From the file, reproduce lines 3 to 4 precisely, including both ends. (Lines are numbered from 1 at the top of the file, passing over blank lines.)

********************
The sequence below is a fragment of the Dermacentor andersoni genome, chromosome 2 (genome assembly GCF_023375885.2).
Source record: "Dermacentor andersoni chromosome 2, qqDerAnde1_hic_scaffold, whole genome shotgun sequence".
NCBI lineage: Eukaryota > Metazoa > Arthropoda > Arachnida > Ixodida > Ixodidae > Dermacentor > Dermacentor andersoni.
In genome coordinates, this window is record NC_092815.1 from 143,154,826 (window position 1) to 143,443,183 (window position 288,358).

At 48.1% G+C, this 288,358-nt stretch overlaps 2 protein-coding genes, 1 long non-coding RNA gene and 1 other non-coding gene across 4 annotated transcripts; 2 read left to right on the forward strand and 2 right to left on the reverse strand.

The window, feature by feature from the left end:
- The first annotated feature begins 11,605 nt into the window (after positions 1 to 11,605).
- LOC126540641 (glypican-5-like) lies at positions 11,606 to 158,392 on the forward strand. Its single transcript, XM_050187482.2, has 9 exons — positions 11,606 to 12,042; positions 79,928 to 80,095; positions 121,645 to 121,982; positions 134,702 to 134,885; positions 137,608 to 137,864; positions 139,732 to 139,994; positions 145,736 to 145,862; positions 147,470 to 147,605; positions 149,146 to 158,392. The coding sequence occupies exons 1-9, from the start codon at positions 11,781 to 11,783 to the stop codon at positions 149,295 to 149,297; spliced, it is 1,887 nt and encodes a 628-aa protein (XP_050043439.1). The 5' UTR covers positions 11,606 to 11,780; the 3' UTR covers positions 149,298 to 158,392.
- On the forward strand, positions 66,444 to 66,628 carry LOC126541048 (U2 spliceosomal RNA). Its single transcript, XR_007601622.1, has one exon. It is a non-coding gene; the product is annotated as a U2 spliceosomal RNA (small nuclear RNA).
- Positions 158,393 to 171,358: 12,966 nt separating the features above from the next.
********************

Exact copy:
NCBI lineage: Eukaryota > Metazoa > Arthropoda > Arachnida > Ixodida > Ixodidae > Dermacentor > Dermacentor andersoni.
In genome coordinates, this window is record NC_092815.1 from 143,154,826 (window position 1) to 143,443,183 (window position 288,358).